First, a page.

Although a home inspector may uncover a variety of problems with your residence, the assessment represents a valuable learning opportunity for both you and the homebuyer. Thus, if all areas of your home are easily accessible, you may be able to make the most of this opportunity, learn about hidden problems with your residence and work to resolve these issues accordingly.

3. Consult with Your Real Estate Agent

Let's face it – a home inspection can be stressful, particularly for home sellers who want to finalize a home sale as soon as possible. Luckily, your real estate agent can help you minimize stress and ensure you know exactly what to expect before, during and after a home inspection.

Your real estate agent can answer any of your home inspection questions and ensure you are fully prepared for the assessment. In addition, your real estate agent will collaborate with you and the homebuyer. And if problems are discovered during a home inspection, your real estate agent will help you determine the best course of action.

When it comes to a home inspection, there is no need to worry. If you use the aforementioned tips to prepare for a home inspection, you'll be able to improve your chances of speeding up the home selling process.





Posted by Duarte/Downey Real Estate Agency, Inc on 8/11/2013

Before you sign the papers to purchase your home, you will want to get one important thing done: a home inspection. This essential task will not only give you insight into the potential problems a home has, it was also give you the ability to renegotiate based on what is found. Knowing what to expect is the first step. A home inspection should include the condition of the roof, attic, walls, ceilings floors, windows and doors, the heating and cooling system, plumbing and electrical systems, the foundation and basement. All these areas of inspection as done only if accessible. For example: if the roof is covered with snow, an inspector will look at what they can, but the snow may obstruct the view. The cost of an inspection can vary depending on your location. Getting a variety of prices from different licensed inspectors can help you find the best deal in the area. While the cost may make you want to skip out on an inspection (with all the money you are spending to by the house, one more cost can feel enormous), not getting one can really hurt your wallet later on. Major structural issues, leaks, and toxins can cost big bucks to fix. A multi page detailed report will be created based on the inspection, including recommendations. This should be reviewed carefully to estimate the amount of work that will be involved in maintaining and/or fixing the house. While that roof the report mentioned isn't leaking today, if the inspector mentioned that it may need to be replaced soon, figure it will. Then of course, there are more immediate areas that may need attention, that you will have to plan on addressing right away. Finally, if there are major issues with the house, you can negotiate this into your offer. All offers should be made contingent on the inspection, so that once the inspection is done, the offer can change. So if that roof is already starting to leak, you can bring down the offer price to be able to put money towards a new roof right away. No matter if you are buying a year old home, or one from 1950, a home inspection is a must when making an offer. Skipping the inspection will only increase the risk of damage to your finances down the road. Better safe than sorry!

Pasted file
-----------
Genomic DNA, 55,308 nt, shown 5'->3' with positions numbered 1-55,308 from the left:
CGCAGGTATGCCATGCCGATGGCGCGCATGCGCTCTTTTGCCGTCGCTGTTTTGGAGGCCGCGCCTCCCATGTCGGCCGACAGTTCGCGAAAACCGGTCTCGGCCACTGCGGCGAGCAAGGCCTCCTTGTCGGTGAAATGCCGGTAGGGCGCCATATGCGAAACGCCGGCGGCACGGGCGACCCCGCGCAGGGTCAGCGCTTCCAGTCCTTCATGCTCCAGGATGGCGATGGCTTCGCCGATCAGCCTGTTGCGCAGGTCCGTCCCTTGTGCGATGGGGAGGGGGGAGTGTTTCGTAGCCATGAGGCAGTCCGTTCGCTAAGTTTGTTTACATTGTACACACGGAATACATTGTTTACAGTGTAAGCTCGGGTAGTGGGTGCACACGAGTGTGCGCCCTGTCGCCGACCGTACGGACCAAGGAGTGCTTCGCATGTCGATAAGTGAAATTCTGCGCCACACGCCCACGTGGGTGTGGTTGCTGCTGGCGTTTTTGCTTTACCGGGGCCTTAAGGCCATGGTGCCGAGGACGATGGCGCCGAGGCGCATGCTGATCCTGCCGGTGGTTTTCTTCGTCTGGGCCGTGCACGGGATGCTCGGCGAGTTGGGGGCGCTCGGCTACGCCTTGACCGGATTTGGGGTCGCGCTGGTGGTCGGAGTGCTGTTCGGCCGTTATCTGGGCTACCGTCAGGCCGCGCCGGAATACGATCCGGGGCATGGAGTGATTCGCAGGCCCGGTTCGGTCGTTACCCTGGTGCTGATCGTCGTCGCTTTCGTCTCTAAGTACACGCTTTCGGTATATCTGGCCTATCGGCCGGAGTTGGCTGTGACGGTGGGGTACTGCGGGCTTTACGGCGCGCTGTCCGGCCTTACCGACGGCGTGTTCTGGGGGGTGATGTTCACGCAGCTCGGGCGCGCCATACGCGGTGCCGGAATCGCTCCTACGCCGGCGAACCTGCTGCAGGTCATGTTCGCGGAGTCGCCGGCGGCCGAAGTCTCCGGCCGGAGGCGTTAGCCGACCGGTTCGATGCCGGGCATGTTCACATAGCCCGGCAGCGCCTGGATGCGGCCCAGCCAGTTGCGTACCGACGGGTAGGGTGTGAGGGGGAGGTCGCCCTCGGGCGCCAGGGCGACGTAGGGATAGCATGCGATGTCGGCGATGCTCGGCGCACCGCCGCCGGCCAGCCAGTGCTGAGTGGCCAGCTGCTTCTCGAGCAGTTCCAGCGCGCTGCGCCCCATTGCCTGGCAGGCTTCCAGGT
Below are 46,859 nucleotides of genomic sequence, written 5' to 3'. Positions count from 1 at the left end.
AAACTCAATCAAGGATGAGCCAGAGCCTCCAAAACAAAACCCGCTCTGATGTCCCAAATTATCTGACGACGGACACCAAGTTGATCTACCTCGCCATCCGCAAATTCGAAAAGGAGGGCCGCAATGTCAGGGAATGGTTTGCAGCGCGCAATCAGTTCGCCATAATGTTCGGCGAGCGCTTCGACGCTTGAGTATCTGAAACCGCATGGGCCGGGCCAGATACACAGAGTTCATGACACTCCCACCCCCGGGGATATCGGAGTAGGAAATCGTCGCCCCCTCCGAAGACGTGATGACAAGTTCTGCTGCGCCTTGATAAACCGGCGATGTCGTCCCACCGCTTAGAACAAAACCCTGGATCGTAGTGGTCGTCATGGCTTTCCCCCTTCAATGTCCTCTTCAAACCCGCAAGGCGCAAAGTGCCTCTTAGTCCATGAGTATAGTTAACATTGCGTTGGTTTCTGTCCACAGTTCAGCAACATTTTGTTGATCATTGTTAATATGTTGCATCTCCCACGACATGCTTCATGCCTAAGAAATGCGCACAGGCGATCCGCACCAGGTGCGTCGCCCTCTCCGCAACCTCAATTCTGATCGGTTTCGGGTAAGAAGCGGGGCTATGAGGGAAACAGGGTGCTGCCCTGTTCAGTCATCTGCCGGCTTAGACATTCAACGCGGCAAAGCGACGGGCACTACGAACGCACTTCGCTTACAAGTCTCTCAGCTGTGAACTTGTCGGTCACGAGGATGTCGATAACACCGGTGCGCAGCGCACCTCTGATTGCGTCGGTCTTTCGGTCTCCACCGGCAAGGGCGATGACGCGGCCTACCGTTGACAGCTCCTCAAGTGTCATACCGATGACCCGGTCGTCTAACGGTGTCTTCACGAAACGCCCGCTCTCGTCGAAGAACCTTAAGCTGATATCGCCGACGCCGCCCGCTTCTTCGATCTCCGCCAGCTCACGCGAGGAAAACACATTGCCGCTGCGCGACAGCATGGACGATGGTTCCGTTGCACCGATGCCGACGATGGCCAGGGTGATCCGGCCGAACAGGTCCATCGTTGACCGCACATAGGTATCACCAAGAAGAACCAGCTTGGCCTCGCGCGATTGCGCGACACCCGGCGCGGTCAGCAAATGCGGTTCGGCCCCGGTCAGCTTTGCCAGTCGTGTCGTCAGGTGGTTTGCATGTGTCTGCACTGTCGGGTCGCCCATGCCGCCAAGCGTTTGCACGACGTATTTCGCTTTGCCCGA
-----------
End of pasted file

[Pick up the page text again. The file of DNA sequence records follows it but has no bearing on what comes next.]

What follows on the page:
Categories: Buying a Home  


Posted by Duarte/Downey Real Estate Agency, Inc on 12/9/2012

You can't see it. You can't smell it. You can't taste it. But the U.S. Environmental Protection Agency (US EPA) reports 1 in 3 homes have potentially dangerous levels of radon. The Surgeon General's Office estimates that as many as 20,000 lung cancer deaths are caused each year by radon. Radon is a cancer-causing radioactive gas and is the second leading cause of lung cancer. If you are having a home inspection or you have lived in your home for a long time the US EPA, Surgeon General, American Lung Association, American Medical Association and National Safety Council all recommend you test for radon. Your home inspector can test for radon, or you can purchase a do-it-yourself test. If you have a well you will also want to make sure to test the water for radon. If your home has high concentrations of radon (over 4 pCi/L) you can mitigate the radon. You can find a list of certified radon mitigators here.